The Middle Ground of Transliteration

Every year around this time, I am reminded of the importance of transliteration conventions. Personally, I’ve found the Torah U-Madda Journal style sheet easiest to use, with the minor modifications of the VBM, like ch for chet and tz for tzadi. The conventions for use of hyphens and apostrophes are very clean and useful.
For the purposes of communication, one need not employ rules like Mar Gavriel, Steg, and the rest of the Mis-dakdekim.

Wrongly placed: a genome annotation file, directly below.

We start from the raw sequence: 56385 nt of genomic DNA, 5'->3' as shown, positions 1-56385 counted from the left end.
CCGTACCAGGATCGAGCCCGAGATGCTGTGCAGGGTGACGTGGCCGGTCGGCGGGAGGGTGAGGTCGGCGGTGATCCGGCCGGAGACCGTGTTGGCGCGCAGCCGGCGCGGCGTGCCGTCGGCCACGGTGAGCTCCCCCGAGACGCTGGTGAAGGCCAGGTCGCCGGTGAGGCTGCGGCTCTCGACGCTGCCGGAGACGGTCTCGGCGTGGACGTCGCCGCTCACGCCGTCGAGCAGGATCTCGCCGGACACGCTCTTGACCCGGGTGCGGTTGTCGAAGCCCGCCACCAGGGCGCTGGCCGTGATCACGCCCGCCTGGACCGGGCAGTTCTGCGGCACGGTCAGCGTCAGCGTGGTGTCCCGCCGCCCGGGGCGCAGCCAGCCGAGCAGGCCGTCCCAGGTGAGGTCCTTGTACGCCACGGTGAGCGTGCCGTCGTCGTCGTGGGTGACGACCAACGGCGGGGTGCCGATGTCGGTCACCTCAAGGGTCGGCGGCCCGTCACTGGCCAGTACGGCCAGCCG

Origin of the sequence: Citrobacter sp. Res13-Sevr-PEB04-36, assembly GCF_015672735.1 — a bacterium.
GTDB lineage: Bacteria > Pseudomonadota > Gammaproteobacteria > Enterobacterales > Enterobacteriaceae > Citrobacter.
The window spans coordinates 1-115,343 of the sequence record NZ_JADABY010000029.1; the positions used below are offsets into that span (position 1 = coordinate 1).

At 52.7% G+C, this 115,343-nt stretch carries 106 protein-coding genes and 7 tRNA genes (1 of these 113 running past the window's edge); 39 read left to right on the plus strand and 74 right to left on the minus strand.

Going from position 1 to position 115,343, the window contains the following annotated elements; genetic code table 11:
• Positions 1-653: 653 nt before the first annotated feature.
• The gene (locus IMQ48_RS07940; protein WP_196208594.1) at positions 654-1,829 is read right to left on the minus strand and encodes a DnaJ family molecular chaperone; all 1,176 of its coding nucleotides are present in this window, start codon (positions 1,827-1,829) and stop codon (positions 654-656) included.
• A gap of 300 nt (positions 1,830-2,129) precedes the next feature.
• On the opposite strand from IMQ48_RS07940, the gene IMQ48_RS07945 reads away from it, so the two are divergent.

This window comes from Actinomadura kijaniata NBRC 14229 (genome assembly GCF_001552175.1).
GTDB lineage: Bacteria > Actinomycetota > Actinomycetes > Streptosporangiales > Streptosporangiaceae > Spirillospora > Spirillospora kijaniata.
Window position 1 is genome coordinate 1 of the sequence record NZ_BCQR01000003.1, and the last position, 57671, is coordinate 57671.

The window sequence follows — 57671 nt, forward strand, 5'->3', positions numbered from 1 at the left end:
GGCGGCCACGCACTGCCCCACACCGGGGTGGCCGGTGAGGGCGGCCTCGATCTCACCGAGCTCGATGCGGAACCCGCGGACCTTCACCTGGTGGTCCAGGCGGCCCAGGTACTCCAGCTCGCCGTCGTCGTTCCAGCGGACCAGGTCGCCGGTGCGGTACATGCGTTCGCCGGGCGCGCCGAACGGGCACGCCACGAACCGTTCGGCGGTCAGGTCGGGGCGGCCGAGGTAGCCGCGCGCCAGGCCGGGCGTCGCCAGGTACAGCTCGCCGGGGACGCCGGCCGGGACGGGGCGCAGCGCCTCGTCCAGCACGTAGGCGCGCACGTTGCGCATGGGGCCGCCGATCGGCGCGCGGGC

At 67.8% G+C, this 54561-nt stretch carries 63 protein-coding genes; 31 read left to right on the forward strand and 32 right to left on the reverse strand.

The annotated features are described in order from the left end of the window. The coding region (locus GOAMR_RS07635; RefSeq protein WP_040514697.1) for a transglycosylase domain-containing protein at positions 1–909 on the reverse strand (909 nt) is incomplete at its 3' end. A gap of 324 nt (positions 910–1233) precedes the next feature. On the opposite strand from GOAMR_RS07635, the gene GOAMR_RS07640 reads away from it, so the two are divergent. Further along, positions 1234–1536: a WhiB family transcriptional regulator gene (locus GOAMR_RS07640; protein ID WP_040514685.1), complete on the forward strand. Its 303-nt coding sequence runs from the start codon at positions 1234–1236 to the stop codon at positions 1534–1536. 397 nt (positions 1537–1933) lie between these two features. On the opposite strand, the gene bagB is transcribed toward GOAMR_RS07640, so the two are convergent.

Why this time of year? Well, it’s the Jewish season of giving, when I receive solicitations from all types of tzedakah organizations. Yesterday, I received a solicitation from Kupat Hair, the self-proclaimed ‘Tzedakah of the Gedolim’ who live in B’nei Brak. I thought it might be something like Locks of Love or some type of tonsure-tzedakah. Alas, it’s just a poor, but amusing, transliteration.

Then there’s my favorite poorly transliterated charitable organization: Kupat R’ Meir Baal Hanes. I find the idea that a Tanna would be remembered by the make of his underwear to be hilarious.

No comments: